No place on earth tells the tragic tale of man's inhumanity to man more vividly than the city of Dresden. No place on earth stands as a monument to the glorious affirmation of the human potential for good, than the city of Dresden. In this, the 21st century, with violence still considered an option in international conflict, a visit to witness the restoration of Dresden can only inspire and reinforce the more noble side of our human calling.
The saturation bombing of the historic city of Dresden, dubbed 'Thunderclap,' occurred on February 13 and 14, 1945, just three months before the end of World War II, and after the meeting of Churchill, Roosevelt and Stalin at Yalta. Ironically, though the allies knew the outcome of the war, the Royal Air Force and American Flying Fortresses dumped some 650,000 bombs on the non-military, cultural center of Dresden. The phosphorus bombs fed a raging firestorm that sucked oxygen from the air causing suffocation among inhabitants. Temperatures rose to 3,000 degrees Fahrenheit, melting steel and cooking concrete and stone to dust. 35,000 city dwellers and an unknown number of refugees fleeing east from the Soviets died, perhaps 100,000 total.
In his book, Dresden 1945 -- The Devil's Tinderbox, Alexander McKee says that in the aftermath of this vengeful bombing there was great controversy on both sides of the Atlantic. It set in motion a number of embarrassing questions on the morality of this form of attack. Winston Churchill, who had wholeheartedly supported the raid, said in a memo to the British Chiefs of Staff, 'the destruction of Dresden remains a serious query against the conduct of allied bombing.'
The fire burned for days turning the 'city of Saxon Kings' to smoldering rubble. Dresden, fondly called the Florence on the Elbe, and a center of cultural wonders, was demolished. The masterful ensemble of baroque architecture, including the famous Zwinger Museum, the Palace, the Opera House and the Frauenkirche were destroyed. The death of Dresden and its cultural treasures was mourned throughout the world.
Ode to Joy
On my first visit in 1999, driving through the heart of Dresden on a lovely April evening in search of the Kempinski Hotel Taschenbergpalais, nothing had quite prepared me for the sudden impact of this splendid city. In the glow of sunset I saw narrow streets leading to a large square surrounded by Baroque splendor. Along the frieze at the top of the Hofkirche I saw a parade of statues outlined against the pink, evening sky, hands and faces lifted heavenwards, in what struck me as a poignant gesture of trust. As we explored further, I glimpsed a golden dome, the gilded Polish Crown of the Zwinger, shining between two buildings. We could see part of the restored Zwinger, which looked as large as the Louvre in Paris. We passed a wire-fenced area where I could see piles of rubble carefully stacked and labeled, large pieces of statues that had once contributed to the glory of Dresden all piled together, smaller pieces in their own pile.
Slowly, an overwhelming jubilance took hold until I reached a point when I wanted to jump out of the car to celebrate what I was witnessing and all its symbolic meaning. The rising from the ashes, restoration of hope, stones rolled back, and fragments made whole again. It was a combination of Good Friday and Easter Sunday. It was time to rejoice. I felt like Oscar winner Roberto Benigni in Life is Beautiful. I wanted to be him; I could see him. He would run to the center of the square gathering together an orchestra and filling the entire city with the soaring sounds of Ode to Joy in celebration of the indomitable power of good over evil. I was filled with the German poet Schiller’s description of joy written in 1785, he speaks of joy as a force that can both cause the sun to fly across the firmament’s splendid design, and bring flowers to bloom.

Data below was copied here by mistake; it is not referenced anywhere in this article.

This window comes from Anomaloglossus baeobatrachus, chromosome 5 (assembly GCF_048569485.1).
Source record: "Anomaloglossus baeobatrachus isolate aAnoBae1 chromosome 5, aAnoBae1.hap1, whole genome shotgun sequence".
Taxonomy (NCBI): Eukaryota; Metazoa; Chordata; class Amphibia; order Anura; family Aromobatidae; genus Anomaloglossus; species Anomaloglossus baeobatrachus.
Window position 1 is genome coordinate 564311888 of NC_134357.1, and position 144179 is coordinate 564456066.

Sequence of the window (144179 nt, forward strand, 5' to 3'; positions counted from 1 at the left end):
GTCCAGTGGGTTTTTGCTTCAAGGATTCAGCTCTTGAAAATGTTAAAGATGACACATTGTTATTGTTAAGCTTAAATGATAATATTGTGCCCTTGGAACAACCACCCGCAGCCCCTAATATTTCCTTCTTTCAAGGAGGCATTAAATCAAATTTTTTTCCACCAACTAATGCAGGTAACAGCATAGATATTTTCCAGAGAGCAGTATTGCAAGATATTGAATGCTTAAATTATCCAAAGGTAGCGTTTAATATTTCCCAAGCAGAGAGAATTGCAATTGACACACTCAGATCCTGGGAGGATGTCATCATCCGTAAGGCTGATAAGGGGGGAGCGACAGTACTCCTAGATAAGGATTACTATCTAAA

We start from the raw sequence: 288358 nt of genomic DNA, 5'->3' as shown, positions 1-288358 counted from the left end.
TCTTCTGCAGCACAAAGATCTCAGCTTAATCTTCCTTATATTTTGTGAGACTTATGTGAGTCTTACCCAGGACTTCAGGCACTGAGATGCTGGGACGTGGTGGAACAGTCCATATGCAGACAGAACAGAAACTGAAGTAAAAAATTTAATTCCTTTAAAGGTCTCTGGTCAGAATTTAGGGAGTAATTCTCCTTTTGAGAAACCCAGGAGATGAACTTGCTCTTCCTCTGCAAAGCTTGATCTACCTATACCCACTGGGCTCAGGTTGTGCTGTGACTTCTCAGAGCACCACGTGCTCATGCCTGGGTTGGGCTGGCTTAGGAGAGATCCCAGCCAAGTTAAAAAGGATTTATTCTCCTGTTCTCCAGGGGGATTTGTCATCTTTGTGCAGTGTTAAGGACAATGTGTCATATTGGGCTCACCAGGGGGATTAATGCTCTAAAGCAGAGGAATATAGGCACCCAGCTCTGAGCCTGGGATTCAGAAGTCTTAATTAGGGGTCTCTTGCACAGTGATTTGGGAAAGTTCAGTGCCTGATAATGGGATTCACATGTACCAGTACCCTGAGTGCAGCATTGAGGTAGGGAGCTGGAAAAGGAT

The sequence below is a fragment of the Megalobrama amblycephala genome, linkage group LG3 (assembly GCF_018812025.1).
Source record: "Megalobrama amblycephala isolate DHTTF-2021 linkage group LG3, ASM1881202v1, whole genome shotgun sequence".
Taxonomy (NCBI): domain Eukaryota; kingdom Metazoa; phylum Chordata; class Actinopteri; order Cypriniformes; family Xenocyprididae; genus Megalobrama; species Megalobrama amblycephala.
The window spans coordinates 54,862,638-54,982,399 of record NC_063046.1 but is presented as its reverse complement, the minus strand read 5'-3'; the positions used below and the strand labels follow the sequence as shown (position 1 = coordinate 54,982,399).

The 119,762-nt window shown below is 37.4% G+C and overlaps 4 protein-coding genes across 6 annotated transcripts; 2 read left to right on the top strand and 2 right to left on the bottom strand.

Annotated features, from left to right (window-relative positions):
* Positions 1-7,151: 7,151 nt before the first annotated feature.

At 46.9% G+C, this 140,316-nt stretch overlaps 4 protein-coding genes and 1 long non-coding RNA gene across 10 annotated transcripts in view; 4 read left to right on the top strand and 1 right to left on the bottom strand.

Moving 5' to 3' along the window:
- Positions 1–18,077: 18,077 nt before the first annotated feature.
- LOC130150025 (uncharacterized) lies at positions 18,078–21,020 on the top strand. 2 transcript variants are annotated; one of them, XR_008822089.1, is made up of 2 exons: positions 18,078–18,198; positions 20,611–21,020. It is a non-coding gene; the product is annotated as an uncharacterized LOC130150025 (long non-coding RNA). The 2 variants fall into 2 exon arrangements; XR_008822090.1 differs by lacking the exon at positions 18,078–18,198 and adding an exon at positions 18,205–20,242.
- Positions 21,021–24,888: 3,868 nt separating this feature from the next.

In Ode to Joy the poet Schiller speaks of his deep longing to reach above the starry canopy and find God who will reward sorrow and poverty with joy, when revenge and anger will be forgotten, when our deadly enemy will be forgiven and none will shed tears anymore.
Dresden could be cause for the celebration of Schiller’s vision. I could imagine Benigni smiling, laughing, and bowing many times in honor of all who had lost their lives and in honor of their families, friends and survivors, who, against opposing forces, persisted in restoring Dresden to its cultural heritage. Benigni would bow to all of the women who came with broken hearts, day-by-day, sorting countless piles of rubble left by the bombs. He would praise those who tenderly picked up pieces of angel wings and charred, cracked faces of smiling cherubs, harvesting them in piles, believing that one day, each and every one would find its special place again.
What lay before me was tremendous cause for an exuberant, Schiller/Benigni style celebration. Reigning in my joy I just stayed where I was, in the car, and silently thanked God for the privilege of seeing Dresden for the first time. Little did I know, on that first evening, that I had been smitten with Dresden and would return again and again.
Ashes no more, Dresden, once the center of splendor and enlightenment, its famous skyline almost complete, shone for us under blue skies and warm sunshine. A sprinkling of tourists added an airy liveliness to the city. There seemed so much to do and see here that it was hard to make a choice but first we must explore on foot and walk to the Elbe River
Leaving the Kempinski, located across the street from the Zwinger, we took a red and white Stadtrundfahrt bus tour of the city.
The bus was equipped with multi-language headphones and offered a brief history of each building and an overview of bygone days when Dresden was surrounded by moats, walls and ramparts. The city owes its cultural stature to Augustus the Strong (1670 -1733) and his son, Augustus III, (1696-1763), both electors of Saxony and Kings of Poland, who transformed a former modest princely residence into a royal city with a lavish court. In this climate the arts flourished, fueled by the ruler's voracious collecting appetite. During the first half of the 18th century, Dresden became a mecca for artists, craftsmen, architects, and theatrical and musical performers. They came from Paris, Venice, Verona, Bologna, Brussels, and Copenhagen, and from nearby Aussig, Erfurt and Weimar. While Augustus the Strong championed all the arts and industries of his native Saxony, his son devoted himself to the fine arts.